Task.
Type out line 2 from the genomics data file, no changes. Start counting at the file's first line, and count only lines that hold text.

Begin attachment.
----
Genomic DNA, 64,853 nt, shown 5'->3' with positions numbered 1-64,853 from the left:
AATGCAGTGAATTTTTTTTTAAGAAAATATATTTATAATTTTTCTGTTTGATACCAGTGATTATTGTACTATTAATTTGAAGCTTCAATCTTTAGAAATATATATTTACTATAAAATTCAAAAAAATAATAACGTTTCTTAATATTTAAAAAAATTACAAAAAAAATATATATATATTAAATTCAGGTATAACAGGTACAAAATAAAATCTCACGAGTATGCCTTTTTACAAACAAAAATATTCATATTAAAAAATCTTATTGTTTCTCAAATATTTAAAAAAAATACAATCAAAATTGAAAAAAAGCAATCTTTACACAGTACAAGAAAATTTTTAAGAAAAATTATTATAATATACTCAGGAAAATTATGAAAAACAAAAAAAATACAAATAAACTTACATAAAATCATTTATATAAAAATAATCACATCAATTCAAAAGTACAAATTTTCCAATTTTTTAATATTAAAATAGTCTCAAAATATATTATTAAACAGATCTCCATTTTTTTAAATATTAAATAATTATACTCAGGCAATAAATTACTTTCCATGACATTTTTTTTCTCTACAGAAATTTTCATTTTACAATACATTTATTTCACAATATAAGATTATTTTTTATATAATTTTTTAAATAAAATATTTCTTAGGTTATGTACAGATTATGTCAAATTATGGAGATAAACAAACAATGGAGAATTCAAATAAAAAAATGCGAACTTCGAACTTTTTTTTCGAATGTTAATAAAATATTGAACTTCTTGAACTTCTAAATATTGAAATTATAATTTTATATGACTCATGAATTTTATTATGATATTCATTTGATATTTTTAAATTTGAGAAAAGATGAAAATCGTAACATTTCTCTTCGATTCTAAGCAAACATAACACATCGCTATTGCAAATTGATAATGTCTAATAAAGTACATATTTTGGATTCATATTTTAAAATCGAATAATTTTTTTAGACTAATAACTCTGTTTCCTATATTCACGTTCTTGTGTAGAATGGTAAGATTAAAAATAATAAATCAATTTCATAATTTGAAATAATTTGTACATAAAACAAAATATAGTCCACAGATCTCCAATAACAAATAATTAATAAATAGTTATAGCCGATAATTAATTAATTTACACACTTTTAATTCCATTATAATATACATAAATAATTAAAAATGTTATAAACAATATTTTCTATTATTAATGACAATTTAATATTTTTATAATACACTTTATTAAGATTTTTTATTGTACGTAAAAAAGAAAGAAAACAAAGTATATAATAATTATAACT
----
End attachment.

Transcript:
AATGCAGTGAATTTTTTTTTAAGAAAATATATTTATAATTTTTCTGTTTGATACCAGTGATTATTGTACTATTAATTTGAAGCTTCAATCTTTAGAAATATATATTTACTATAAAATTCAAAAAAATAATAACGTTTCTTAATATTTAAAAAAATTACAAAAAAAATATATATATATTAAATTCAGGTATAACAGGTACAAAATAAAATCTCACGAGTATGCCTTTTTACAAACAAAAATATTCATATTAAAAAATCTTATTGTTTCTCAAATATTTAAAAAAAATACAATCAAAATTGAAAAAAAGCAATCTTTACACAGTACAAGAAAATTTTTAAGAAAAATTATTATAATATACTCAGGAAAATTATGAAAAACAAAAAAAATACAAATAAACTTACATAAAATCATTTATATAAAAATAATCACATCAATTCAAAAGTACAAATTTTCCAATTTTTTAATATTAAAATAGTCTCAAAATATATTATTAAACAGATCTCCATTTTTTTAAATATTAAATAATTATACTCAGGCAATAAATTACTTTCCATGACATTTTTTTTCTCTACAGAAATTTTCATTTTACAATACATTTATTTCACAATATAAGATTATTTTTTATATAATTTTTTAAATAAAATATTTCTTAGGTTATGTACAGATTATGTCAAATTATGGAGATAAACAAACAATGGAGAATTCAAATAAAAAAATGCGAACTTCGAACTTTTTTTTCGAATGTTAATAAAATATTGAACTTCTTGAACTTCTAAATATTGAAATTATAATTTTATATGACTCATGAATTTTATTATGATATTCATTTGATATTTTTAAATTTGAGAAAAGATGAAAATCGTAACATTTCTCTTCGATTCTAAGCAAACATAACACATCGCTATTGCAAATTGATAATGTCTAATAAAGTACATATTTTGGATTCATATTTTAAAATCGAATAATTTTTTTAGACTAATAACTCTGTTTCCTATATTCACGTTCTTGTGTAGAATGGTAAGATTAAAAATAATAAATCAATTTCATAATTTGAAATAATTTGTACATAAAACAAAATATAGTCCACAGATCTCCAATAACAAATAATTAATAAATAGTTATAGCCGATAATTAATTAATTTACACACTTTTAATTCCATTATAATATACATAAATAATTAAAAATGTTATAAACAATATTTTCTATTATTAATGACAATTTAATATTTTTATAATACACTTTATTAAGATTTTTTATTGTACGTAAAAAAGAAAGAAAACAAAGTATATAATAATTATAACT